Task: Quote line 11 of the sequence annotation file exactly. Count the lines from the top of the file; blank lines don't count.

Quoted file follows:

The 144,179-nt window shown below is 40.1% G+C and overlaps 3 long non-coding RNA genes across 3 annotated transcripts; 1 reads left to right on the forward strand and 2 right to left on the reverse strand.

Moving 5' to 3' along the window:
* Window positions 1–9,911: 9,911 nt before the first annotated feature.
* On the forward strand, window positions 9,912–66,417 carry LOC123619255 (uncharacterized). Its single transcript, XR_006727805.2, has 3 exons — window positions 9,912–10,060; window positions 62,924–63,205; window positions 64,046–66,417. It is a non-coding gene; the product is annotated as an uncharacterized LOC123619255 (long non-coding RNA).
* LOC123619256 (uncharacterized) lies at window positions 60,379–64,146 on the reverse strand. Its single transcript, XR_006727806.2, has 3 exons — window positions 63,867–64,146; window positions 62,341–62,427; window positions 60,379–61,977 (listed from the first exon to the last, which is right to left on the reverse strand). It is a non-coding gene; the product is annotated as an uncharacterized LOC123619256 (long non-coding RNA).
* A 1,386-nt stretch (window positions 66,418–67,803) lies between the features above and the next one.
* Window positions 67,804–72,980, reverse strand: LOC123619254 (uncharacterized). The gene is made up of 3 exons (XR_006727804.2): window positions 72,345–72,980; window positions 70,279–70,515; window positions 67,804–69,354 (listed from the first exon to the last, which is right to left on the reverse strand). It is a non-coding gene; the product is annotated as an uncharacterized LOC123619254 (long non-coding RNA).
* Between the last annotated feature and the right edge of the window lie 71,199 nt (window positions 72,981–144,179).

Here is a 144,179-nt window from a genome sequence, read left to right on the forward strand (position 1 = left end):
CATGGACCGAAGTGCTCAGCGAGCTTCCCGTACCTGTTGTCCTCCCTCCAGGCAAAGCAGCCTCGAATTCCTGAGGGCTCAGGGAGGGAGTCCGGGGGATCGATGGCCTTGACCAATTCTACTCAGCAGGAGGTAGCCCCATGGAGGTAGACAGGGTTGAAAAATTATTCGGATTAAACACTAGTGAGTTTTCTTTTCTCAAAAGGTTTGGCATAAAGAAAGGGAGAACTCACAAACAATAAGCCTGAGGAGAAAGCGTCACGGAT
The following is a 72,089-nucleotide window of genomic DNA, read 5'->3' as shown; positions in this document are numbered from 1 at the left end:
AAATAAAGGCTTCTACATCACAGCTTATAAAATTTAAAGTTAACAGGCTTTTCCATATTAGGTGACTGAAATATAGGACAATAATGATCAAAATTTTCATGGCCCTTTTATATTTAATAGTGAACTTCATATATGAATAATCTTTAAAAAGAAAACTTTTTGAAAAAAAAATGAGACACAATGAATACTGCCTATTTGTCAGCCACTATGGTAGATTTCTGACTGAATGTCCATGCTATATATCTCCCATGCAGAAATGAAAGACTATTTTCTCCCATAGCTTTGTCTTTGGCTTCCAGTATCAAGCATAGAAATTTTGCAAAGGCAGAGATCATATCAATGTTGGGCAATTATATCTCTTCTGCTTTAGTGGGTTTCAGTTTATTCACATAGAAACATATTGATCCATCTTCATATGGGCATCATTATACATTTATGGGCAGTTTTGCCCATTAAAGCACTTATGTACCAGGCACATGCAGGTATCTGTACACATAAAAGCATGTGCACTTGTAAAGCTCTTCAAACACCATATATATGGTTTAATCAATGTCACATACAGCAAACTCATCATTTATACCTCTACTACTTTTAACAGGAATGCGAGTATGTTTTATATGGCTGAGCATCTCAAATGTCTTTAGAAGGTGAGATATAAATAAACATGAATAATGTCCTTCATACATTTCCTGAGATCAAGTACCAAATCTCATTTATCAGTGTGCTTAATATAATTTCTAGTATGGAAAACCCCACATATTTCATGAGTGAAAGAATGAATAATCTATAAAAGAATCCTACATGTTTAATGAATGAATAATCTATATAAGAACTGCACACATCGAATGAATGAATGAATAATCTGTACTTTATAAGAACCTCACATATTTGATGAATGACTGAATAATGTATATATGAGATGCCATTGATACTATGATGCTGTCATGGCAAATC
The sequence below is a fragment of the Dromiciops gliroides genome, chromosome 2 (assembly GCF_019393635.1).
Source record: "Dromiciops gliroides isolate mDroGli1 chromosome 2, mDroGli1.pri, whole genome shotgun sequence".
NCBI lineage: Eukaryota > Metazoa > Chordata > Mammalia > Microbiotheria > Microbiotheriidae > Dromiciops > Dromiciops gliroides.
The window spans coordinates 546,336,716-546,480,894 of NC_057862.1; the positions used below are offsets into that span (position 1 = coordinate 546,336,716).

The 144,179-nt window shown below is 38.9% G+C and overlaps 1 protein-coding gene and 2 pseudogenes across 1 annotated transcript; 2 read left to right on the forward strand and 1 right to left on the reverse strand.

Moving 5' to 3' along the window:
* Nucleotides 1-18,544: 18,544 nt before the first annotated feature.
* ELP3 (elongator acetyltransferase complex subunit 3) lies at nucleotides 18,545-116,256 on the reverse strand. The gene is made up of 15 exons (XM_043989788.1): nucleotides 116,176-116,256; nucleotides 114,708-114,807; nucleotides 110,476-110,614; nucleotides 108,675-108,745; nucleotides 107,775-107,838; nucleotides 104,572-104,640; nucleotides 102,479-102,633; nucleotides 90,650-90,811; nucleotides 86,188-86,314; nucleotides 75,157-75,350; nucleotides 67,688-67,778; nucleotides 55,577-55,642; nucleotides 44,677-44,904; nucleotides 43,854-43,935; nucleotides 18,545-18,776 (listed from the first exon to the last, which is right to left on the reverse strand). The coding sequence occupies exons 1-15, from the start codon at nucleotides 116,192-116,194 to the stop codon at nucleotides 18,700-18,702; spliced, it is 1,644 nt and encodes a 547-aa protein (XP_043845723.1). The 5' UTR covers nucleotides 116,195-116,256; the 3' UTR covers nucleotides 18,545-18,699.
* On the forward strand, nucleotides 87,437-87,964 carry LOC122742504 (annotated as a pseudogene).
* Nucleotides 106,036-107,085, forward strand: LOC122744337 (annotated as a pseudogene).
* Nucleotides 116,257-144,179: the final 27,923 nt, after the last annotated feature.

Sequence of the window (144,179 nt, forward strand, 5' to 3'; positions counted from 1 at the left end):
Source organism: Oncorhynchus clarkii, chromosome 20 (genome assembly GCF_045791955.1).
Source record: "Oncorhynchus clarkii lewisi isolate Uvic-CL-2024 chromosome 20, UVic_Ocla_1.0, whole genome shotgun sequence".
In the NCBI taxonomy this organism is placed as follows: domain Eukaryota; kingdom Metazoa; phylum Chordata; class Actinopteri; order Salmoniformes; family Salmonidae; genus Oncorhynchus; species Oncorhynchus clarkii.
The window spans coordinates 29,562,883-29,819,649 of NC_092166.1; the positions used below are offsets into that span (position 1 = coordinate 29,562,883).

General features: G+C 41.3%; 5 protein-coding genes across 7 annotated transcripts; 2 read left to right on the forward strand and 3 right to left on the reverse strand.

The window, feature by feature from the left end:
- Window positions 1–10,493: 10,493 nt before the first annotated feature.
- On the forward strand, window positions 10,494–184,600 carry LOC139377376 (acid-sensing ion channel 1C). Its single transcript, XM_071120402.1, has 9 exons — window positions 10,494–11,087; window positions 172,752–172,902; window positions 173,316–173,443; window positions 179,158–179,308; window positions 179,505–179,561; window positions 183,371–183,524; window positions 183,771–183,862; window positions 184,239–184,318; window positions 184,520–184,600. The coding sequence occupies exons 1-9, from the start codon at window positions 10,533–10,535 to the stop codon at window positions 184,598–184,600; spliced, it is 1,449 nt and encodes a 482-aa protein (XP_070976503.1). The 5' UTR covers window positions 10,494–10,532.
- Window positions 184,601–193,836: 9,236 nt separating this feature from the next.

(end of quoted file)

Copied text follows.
The following is a 72,089-nucleotide window of genomic DNA, read 5'->3' as shown; positions in this document are numbered from 1 at the left end: